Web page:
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Online Grading Systems & Tweens

by Michele | March 10th, 2016 | School, Tweens

online gradingMost public school systems in America utilize online grading systems for their students. These software tools allow teachers to keep track of grades and give parents and students the ability to view grades before progress reports or report cards are issued. These grading systems most definitely are helpful to all.

The way that the grading systems are managed may vary from district to district. Some schools have grades uploaded to the system at a set point in time. For example, a school district may have all grades for a two-week period added to the grading system every other Friday. Other districts allow their teachers to add grades (and share them with parents) as soon as they are entered. Each method has its benefits.

With grades available for viewing, it is a handy way for parents to keep track of assignment completion, project scores, and in-class assignment grades. For the most part, the students should already be aware of their scores. Parents should use the online grading systems as a tool, not just as a source of information. When new grades are added, they can be used in a multitude of ways.

  1. Good grades– When there is an update and your child has done well on a project, be sure to congratulate him on his work. Too often we forget to congratulate effort and only complain when something isn’t well done.
  2. Missing assignments– As a tween, it is most definitely time to hold your child accountable. Ask if the assignment was done, and if it was, where is it currently located. Leave the onus on your child to submit the work, not you. Feel free to give your child a pass on the first missed assignment (we all make mistakes), but if it becomes a more than once occurrence, consequences need to follow. Obviously, the assignment needs to be submitted the next day the child attends school.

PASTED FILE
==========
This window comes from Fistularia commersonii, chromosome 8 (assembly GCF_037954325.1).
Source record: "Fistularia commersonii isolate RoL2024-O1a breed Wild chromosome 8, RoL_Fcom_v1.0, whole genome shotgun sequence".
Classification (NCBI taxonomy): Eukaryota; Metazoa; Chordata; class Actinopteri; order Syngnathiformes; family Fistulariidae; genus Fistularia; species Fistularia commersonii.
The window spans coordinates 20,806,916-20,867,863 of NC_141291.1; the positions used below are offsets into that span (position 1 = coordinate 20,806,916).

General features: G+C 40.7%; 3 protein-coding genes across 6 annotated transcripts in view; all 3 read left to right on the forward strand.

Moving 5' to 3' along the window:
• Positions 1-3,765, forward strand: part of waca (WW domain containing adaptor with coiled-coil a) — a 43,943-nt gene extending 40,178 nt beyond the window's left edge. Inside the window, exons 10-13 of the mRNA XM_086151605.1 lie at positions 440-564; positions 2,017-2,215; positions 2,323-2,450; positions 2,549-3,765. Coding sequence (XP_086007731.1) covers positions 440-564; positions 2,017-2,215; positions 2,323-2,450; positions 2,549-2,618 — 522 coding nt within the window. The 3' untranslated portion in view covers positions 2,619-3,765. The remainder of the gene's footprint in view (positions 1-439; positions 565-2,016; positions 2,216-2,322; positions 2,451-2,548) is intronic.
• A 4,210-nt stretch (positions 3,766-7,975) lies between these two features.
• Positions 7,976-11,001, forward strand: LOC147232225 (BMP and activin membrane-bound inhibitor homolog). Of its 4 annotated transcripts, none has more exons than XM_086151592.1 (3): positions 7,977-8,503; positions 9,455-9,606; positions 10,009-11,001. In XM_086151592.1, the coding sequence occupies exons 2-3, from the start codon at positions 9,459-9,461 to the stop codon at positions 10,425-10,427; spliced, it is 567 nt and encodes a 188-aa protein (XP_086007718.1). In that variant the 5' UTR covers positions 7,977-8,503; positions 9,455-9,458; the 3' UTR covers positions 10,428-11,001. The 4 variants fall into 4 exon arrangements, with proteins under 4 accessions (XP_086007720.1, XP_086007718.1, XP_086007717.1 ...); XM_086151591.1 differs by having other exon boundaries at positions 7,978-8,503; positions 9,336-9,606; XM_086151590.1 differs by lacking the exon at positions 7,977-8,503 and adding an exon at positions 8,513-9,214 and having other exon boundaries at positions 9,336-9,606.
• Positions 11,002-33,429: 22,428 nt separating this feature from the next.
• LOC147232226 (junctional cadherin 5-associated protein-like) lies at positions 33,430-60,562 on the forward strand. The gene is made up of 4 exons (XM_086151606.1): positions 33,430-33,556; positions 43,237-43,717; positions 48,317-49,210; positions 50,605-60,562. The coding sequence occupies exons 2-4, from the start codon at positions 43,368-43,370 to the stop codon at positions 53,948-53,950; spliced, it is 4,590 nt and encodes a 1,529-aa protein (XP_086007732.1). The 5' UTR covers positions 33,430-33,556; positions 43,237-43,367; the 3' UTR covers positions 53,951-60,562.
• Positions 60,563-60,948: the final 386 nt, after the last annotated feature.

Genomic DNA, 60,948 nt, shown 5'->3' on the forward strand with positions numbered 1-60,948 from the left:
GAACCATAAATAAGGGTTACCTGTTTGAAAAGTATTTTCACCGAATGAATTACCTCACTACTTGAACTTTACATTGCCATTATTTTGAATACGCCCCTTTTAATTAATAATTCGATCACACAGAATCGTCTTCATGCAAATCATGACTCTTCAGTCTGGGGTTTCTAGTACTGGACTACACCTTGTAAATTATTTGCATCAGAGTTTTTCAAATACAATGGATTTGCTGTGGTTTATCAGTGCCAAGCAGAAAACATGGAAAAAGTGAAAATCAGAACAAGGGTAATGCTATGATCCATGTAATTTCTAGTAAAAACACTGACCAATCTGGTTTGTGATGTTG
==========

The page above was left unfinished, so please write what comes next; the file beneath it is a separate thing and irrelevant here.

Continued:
3. Incomplete assignments– If there is a missing assignment in the grade report and it hasn’t been completed, then consequences are immediate, first time or not. Your child needs to complete this work and submit it before privileges are returned.
  4. Poor grades– Talk to your child about the grade and the class in which she earned a bad grade. Remember, the teacher didn’t “give” the grade, your child’s work produced it. See if she is understanding the subject or not, and then, again, put the onus on her. If she doesn’t understand the topic, she needs to speak with her teacher about extra practice or tutoring. She should find out what she can do to become a better student in this subject.

Online grading systems really are useful tools. However, they also need to be used to teach your child to be self-reliant. Mom or Dad shouldn’t be emailing the teacher to complain about or question a grade. You should be empowering your child to advocate for himself. It’s a skill that will benefit him for years to come.

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